Daniel Ek is at it again. The CEO of Spotify — which is the #1 music app on iPhone, according to Apple — has penned an op-ed in The Daily Mail, of all places, in which he bashes the iPhone maker as such a “barrier to innovation” that he doesn’t even think he could have launched Spotify at all if he’d started today.
The sticking points, stop me if you’ve heard this before, are Apple’s supposedly prohibitive rules that govern its App Store — including the 30% cut that Apple takes whenever a user makes a payment within an iPhone app. Spotify users on the free tier also can’t upgrade to the Premium tier within the app.
In fact, Apple doesn’t even let Spotify communicate to its users how to do so. Try to upgrade your free account inside the app, for example, and you’re taken to a screen that lists the different Premium versions, explains the benefits of each, and laments in small print: “You can’t upgrade to Premium in the app. We know, it’s not ideal.”
In his op-ed, Ek writes that “While Apple has long been unwilling to share any detailed breakdown of its App Store profits, all indications point to the fact that it has generated at least $100 billion thanks to the high 30 percent tax it imposes on innovators here in the UK and around the world.
“How many more start-ups would have succeeded and grown into successful businesses if Apple wasn’t extracting this rent and reaping massive rewards at the expense of the broader tech economy?”
None of this, of course, is new to anyone who’s followed the Spotify story. Two years ago, for example, Spotify’s then-chief legal officer wrote a screed in The Wall Street Journal targeting the iPhone maker, titled “The Monopolist Worm in Apple” that’s even more pointed than Ek’s is.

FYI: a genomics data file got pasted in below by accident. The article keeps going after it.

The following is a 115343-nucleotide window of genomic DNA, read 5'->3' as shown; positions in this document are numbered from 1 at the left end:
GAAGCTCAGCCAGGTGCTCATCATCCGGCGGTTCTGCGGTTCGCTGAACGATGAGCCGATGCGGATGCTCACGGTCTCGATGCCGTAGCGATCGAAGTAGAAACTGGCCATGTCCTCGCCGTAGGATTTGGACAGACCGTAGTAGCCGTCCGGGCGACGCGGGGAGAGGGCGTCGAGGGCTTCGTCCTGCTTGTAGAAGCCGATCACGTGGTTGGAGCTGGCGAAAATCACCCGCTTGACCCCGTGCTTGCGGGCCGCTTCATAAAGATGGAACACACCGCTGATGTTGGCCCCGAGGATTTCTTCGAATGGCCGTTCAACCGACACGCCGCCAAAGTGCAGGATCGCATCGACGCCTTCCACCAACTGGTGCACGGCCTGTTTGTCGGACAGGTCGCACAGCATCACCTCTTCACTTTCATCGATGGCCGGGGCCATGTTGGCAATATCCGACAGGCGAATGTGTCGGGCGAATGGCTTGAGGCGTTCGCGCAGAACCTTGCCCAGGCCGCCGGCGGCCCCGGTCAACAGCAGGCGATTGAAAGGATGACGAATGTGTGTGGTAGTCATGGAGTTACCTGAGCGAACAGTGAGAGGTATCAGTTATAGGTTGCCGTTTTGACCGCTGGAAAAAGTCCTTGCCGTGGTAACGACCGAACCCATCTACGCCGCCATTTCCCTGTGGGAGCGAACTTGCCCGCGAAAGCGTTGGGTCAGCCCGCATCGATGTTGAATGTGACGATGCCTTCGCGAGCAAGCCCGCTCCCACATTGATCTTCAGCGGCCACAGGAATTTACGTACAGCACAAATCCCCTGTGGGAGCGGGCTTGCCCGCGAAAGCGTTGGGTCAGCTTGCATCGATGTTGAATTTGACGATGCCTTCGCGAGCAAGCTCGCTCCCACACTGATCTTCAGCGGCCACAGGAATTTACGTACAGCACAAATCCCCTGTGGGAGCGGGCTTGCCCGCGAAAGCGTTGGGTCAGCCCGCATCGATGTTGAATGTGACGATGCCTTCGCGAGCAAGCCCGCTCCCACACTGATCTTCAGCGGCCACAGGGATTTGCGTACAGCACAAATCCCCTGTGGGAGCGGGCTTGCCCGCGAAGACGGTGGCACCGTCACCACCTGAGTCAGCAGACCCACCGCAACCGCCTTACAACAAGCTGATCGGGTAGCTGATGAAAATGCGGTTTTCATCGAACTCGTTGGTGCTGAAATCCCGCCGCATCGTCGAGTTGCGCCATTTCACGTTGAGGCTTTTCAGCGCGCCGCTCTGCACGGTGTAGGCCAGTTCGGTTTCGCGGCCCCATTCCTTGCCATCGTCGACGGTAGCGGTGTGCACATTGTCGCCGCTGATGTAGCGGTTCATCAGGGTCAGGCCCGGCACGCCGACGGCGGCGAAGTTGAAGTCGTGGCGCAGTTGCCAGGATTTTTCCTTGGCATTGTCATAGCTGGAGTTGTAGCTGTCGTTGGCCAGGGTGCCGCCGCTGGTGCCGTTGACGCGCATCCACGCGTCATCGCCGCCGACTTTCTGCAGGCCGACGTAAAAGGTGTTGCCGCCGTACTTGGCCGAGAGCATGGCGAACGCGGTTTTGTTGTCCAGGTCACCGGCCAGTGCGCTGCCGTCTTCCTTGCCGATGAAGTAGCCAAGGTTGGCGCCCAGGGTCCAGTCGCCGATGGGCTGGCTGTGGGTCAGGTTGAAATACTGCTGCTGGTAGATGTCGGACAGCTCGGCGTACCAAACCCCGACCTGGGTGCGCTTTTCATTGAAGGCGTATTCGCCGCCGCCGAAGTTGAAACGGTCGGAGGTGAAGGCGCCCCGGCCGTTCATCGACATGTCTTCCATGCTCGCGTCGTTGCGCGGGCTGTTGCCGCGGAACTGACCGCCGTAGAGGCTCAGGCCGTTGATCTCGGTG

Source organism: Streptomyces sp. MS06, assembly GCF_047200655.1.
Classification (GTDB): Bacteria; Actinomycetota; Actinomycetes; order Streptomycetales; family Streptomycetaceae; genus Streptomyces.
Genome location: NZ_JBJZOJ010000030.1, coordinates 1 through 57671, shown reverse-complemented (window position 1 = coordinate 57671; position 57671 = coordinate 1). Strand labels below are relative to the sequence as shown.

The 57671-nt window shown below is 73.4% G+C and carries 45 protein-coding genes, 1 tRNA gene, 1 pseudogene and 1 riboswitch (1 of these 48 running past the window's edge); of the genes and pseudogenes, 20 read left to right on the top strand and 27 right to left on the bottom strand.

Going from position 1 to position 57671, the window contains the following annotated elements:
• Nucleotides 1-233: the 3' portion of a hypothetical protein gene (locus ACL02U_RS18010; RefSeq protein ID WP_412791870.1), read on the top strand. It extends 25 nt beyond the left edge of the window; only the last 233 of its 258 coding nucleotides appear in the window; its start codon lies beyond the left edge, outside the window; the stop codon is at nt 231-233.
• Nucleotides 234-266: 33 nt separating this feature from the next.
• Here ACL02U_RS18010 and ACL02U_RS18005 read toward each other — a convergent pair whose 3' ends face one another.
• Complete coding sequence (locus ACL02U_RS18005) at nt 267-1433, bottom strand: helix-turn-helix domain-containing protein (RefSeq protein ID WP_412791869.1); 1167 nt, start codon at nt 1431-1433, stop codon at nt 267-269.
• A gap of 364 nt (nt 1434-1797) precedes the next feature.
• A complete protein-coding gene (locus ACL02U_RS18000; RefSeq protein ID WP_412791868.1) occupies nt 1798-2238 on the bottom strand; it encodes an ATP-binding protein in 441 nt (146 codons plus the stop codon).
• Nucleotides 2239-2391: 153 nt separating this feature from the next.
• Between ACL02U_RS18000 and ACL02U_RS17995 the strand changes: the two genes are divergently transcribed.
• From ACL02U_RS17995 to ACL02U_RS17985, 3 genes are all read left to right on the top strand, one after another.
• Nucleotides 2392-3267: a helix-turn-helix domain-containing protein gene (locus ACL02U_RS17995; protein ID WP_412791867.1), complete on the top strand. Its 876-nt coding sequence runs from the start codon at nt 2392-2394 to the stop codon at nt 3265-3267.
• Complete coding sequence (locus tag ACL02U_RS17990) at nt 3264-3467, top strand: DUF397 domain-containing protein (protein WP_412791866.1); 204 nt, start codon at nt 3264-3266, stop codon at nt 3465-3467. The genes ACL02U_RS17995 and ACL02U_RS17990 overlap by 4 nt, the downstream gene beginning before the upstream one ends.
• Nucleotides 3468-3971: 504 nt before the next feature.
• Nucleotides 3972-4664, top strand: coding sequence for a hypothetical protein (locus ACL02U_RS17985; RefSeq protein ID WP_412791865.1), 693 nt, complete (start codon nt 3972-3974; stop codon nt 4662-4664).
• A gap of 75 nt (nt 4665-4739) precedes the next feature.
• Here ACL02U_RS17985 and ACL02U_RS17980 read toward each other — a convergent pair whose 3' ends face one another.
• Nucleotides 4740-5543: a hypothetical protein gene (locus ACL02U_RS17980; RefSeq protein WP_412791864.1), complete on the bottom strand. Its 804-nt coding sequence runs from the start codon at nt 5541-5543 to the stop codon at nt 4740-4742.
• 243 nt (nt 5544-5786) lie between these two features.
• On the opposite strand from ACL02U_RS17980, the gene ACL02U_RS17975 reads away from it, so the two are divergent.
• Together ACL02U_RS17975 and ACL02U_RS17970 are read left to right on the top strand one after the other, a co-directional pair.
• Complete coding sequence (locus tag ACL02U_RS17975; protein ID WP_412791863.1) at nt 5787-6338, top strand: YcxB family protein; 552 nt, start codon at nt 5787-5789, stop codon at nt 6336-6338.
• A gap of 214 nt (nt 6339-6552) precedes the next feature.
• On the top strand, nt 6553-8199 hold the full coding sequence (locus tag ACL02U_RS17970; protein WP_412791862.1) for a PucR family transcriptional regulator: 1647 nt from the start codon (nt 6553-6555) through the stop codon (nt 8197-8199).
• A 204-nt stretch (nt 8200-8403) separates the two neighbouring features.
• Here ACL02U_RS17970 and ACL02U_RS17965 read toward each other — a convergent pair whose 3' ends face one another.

“Apple’s ability to strange its competitors is unprecedented,” that earlier op-ed reads, seemingly oblivious to the fact that Google has an order of magnitude more Android users than Apple does, and that so many apps like Netflix, Flipboard, and Google Maps are as or more popular than Apple’s own. That comment was a dumb thing to say then, and it’s just as dumb now.
I get that every business, Spotify included, wants acquiring customers to be as inexpensive and easy as possible, but what Ek is really saying is that he wants to acquire those customers at the expense of someone else’s business — and, moreover, that there shouldn’t be a single barrier to doing so. Sort of like if I were a fashion designer, and I traipsed into Wal-Mart demanding that my clothes be allowed on the shelves without any prerequisite whatsoever.
I’ve said it before, and I’ll say it again: I have a member of my household who is an iPhone owner and currently a Spotify Premium subscriber. Not a moment’s thought was given to the fact that the subscription needed to be done through Spotify’s website as opposed to the iPhone (which sort of seems like it undercuts Ek’s assessment that he couldn’t have launched Spotify today because of Apple).
If your product is great, people will do whatever they need to do in order to buy it over the competition. Whining about life not being fair is what losers do.